A lack of education, infrastructure, and governmental accountability paint a bleak picture for a modernizing country where fewer than a third of the population can read and write, according to the most recent CIA data. The U.S. Special Investigator for Afghanistan Reconstruction believes these are among the reasons why local forces will not be able to maintain security.
A remaining allied force of 10,000 troops or fewer, combined with 21st-century warfighting tactics, could arguably still maintain security.
"With these plans the U.S. has, they do have a lot of bandwidth to respond to transnational threats," Lamrani says, referring to foreign fighters who may be able to enter the country. "The mission is much less about defeating the Taliban as it is having the capability to respond to transnational threats from Afghanistan."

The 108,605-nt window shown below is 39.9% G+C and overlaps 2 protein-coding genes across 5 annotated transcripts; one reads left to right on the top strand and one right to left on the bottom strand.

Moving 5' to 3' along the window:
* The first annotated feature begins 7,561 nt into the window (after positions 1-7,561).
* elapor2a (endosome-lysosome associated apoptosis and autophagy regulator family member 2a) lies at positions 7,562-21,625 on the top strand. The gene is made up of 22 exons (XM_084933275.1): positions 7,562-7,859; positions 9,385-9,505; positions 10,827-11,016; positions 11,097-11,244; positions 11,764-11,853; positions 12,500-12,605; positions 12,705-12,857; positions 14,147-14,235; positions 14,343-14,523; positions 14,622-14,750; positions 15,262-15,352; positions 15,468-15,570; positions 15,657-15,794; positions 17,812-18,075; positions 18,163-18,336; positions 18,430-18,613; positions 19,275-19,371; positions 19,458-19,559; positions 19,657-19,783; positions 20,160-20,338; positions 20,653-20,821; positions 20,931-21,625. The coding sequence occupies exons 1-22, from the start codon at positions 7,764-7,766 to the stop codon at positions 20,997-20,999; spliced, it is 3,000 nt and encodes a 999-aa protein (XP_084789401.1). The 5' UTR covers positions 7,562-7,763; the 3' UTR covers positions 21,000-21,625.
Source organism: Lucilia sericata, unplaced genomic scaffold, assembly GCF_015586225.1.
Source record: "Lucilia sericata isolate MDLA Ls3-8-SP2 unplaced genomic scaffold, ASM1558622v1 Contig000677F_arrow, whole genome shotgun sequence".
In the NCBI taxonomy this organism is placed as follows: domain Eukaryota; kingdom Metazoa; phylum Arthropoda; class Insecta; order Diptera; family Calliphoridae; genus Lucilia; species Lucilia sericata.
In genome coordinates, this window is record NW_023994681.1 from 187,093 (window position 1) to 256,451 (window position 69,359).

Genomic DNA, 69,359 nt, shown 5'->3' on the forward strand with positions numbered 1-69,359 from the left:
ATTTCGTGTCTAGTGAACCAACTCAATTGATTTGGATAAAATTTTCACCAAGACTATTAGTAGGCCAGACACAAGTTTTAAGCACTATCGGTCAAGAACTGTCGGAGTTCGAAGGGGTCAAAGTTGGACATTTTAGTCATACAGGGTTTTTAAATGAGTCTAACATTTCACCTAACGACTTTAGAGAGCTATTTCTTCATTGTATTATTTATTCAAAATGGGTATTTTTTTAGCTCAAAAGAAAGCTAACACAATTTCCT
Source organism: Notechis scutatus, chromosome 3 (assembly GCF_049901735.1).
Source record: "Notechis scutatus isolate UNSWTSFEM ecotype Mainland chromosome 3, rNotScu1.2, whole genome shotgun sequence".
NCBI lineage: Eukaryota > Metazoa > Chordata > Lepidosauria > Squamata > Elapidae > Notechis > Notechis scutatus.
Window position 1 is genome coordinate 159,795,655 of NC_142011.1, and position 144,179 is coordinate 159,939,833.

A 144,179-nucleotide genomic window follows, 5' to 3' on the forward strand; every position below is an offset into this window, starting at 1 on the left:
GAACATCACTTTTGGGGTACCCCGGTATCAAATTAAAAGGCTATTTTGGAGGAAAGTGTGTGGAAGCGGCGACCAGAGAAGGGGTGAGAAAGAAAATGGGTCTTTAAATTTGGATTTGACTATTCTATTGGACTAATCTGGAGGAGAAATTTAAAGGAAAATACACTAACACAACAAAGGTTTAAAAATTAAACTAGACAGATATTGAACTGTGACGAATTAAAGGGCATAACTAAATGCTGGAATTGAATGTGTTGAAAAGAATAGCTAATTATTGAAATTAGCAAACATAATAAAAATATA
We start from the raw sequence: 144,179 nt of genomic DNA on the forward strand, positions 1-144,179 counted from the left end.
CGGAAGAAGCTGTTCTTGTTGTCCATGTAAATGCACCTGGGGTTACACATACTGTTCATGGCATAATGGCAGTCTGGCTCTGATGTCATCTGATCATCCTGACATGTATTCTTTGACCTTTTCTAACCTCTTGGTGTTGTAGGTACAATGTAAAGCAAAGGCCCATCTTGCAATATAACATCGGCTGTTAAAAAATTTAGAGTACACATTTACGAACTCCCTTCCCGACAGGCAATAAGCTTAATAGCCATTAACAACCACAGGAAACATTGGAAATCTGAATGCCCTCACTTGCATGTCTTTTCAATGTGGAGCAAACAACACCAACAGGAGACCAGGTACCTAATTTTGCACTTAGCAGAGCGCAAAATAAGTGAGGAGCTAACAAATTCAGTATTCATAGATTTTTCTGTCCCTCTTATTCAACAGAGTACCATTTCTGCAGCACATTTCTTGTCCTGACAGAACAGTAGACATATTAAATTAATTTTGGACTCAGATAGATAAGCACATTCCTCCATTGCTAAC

That is a "considerable infrastructure" to accommodate a surge in fighting, he says, though after 2014 would also yield significant domestic issues.
- Female Marines Will Have to do Pull-Ups by 2014
- Indian Ambassador Downplays Chinese Passports Map
- Will Egypt's Army Defy Morsi?
Paul D. Shinkman is a national security reporter for U.S. News & World Report. You can follow him on Twitter or reach him at email@example.com